Sunday, March 29, 2009


I am often reminded of life's fleeting, fragile circumstances.

Humanity is a collection of oddly fitting puzzle pieces, and sometimes I wonder where my place is and why I'm a part of the grand scheme. Thankfully, these trains of thought subside when I get in an opportunity to people watch.

One of my favorite hobbies, Cincinnati's Findlay Market is perhaps the city's best intersection to watch and develop your own commentary on human existence.

Admittedly, Findlay is not the most polished market I've visited, nor the most extensive. The European markets I've explored are centuries-old traditions that have developed quite a following over the years. London's Portobello Road market stretches for miles, the first portion with vendors hawking everything from antique bone china to old prints and even older, obsolete industrial tools. Further along, bargain hunters inspect produce and patent leather platform shoes. I picked up a great collection of Indian spices at this market a year and a half ago and am rationing them like sugar during the Civil War.

Findlay is more similar to a quaint market I stumbled upon on a rainy, drizzly day in Amsterdam. Less refined and more all purpose, here the stalls featured slabs of pork along side bottles of discount shampoo. Shoppers perused through racks and racks of inexpensive scarves, cheap, imported t-shirts and barrels of nuts and candies. This market was more of a day-to-day kind of place where locals came to buy their everyday goods, not trinkets and touristy souvenirs.

Findlay Market has the potential to be that kind of place for so many Cincinnatians.

Lots of people bemoan the downtown district's shopping offerings, saying there's no place for anyone to make a quick stop to buy groceries before heading home from the office. On the flip side, many of my downtown dwelling friends say they rely on Findlay Market as their primary source when stocking the refrigerator and pantry.

For me, Findlay Market is an opportunity to score some affordable produce and soak up society.

On any given Saturday morning, Findlay Market turns into a melange of suburbanites, hipsters and urbanites, families, singletons and couples entertaining an unusual setting for a date. You'll see North Face and Carhartt, dreadlocks and denim, vintage Ts and daisy dukes, depending on the weather.

At one end of the market, an older blues musician sat on a chair, guitar in hand and a harmonica in his neck brace. His tunes were family-friendly, little bluesy versions of You Are My Sunshine and Puff the Magic Dragon. A little girl of about six with a head of long, blonde ringlets asked him to "stop singing kid songs" because she wanted to hear some grown-up music. He riffed on a Bo Diddley-type tune and she returned the favor by singing an Irish song.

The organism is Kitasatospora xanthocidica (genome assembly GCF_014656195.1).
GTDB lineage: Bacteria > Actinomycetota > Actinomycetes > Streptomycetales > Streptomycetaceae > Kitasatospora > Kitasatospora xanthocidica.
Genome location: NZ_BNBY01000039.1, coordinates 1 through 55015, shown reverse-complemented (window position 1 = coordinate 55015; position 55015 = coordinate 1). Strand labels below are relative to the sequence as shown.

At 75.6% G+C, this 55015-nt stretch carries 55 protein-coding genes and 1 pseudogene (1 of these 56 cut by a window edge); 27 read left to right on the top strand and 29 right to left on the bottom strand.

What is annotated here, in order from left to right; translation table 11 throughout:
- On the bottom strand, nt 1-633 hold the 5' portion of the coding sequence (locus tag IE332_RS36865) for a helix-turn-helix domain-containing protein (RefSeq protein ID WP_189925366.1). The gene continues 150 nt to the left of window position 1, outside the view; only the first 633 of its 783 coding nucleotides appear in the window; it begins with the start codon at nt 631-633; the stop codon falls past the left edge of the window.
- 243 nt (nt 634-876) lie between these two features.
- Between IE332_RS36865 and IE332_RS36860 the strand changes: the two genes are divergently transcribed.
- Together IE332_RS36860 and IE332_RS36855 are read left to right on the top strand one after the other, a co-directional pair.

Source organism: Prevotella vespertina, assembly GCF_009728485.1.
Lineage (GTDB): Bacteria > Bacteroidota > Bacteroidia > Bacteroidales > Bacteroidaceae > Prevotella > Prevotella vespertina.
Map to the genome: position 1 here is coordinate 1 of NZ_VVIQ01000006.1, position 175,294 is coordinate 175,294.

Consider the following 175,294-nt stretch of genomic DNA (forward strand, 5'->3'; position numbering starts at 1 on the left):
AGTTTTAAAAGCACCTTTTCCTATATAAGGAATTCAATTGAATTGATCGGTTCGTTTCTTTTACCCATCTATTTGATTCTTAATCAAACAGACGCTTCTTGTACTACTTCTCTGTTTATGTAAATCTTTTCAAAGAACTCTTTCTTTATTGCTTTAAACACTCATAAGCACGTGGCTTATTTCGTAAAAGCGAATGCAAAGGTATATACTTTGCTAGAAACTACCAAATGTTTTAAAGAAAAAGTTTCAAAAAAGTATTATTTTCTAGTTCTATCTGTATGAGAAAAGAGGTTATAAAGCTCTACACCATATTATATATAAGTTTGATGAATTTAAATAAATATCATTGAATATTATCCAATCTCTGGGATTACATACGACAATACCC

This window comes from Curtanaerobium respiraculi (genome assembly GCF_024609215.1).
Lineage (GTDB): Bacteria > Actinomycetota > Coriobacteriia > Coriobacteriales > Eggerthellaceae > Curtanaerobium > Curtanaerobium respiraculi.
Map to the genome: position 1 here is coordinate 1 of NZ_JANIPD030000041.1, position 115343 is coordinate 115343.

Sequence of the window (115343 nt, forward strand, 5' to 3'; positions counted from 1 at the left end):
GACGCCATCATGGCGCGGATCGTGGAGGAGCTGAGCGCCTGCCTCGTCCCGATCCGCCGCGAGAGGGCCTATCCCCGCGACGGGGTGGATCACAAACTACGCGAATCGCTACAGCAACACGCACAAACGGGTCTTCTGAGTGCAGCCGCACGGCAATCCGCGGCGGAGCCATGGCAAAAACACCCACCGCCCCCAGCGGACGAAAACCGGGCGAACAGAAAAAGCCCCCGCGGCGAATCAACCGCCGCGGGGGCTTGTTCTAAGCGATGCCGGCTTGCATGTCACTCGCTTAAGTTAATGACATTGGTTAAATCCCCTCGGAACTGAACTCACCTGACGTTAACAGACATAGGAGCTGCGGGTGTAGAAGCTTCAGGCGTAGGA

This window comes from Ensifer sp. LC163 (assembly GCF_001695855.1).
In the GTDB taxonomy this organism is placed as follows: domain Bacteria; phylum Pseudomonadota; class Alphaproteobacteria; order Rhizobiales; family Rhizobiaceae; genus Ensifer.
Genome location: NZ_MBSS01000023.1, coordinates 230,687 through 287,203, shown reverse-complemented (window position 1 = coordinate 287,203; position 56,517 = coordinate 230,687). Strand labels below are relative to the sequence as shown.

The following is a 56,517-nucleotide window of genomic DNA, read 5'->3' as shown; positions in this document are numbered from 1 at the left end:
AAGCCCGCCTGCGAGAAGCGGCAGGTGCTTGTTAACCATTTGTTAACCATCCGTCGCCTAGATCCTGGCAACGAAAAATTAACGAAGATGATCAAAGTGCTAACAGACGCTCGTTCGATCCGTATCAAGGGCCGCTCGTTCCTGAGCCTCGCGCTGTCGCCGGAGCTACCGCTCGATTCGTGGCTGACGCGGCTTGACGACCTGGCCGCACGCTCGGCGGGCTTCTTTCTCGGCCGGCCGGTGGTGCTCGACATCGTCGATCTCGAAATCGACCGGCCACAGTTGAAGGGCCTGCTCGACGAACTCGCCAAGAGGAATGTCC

In the middle of the open air portion of the market, a dreadlocked gentleman sat on a bucket while beating some drum sticks on another bucket. He dished out a rhythm that was especially enjoyed by the youngest fans, several of whom delighted in dropping dollars in a hat on the cement.

Aside from the obvious offerings of produce and meat, the market also includes several local artisans showing off their carefully crafted pottery, oils and soaps. My hands soaked up a delicious citrus thyme hand lotion, a scent as fragrant as some of the flowers and fruit several stalls away.

Findlay Market also serves up some of the more commercial items you'd expect at an open air market - things like knockoff handbags, funky jewelry and tacky t-shirts. My friend quipped that she had found her stolen cellphone charger among a rack of dozens of cheaply made, after market versions hanging from a pole in a stall.

For all the knockoffs and artisan soap bars, the real deal at Findlay Market is the produce. Shoppers peruse the many vendors for the best deals, and while you may save 50 cents by buying strawberries from one place and your corn another, the prices don't really vary dramatically from stall to stall.

My friends scored a flat of strawberries - eight one-pound clam shells - for five bucks. I picked up a $1 eggplant, the going rate at every stall at the market (though some places had eggplants as big as a container of parmesan cheese, mine was almost as large as a 2-liter soda bottle). Shoppers scooped up organic eggs, bread, floral bouquets (the selection wasn't as great yesterday - I imagine the showstopper bouquets will be available in a matter of weeks).

Inside the market, my eyes and tastebuds were tempted by $9-a-pound filet and the huge lobster tank with creepy crawly creatures dying for a steam bath.

Armed with a bag full of grapes, strawberries, potatoes and eggplant, I was charged with a desire to race home and spend the day cooking - if only the day had allowed the indulgence.

I intend on making my excursion to Findlay Market a weekly occurance, not only because its goods can nourish my body, but because its people can nourish my soul.


liz said...

i LOVE findlay market. i have started going there semi-regularly recently, and it is awesome. i think people really do not know how cheap it is to shop there. i spend so much less on produce there. and in terms of meats and cheeses and spices, it is not always cheaper necessarily but it is much higher quality for the same price. and the people watching is awesome.

John said...

Hi Kate,

I'm John; originally from Cinci, but moved to the Netherlands (Amsterdam) last July.

Big change, but exciting none the less.

I like your blog, and your outlook on life in general. Lots of contemplation.

And it's fun to be reminded of findlay :) and of course hear your comparison to the markets here in AMS.

I was trying to figure out which market you were talking about - but couldn't narrow it down. Maybe the Albert Cuyp Market in de Pijp?

Let me know - and I hope all is well in Cinci!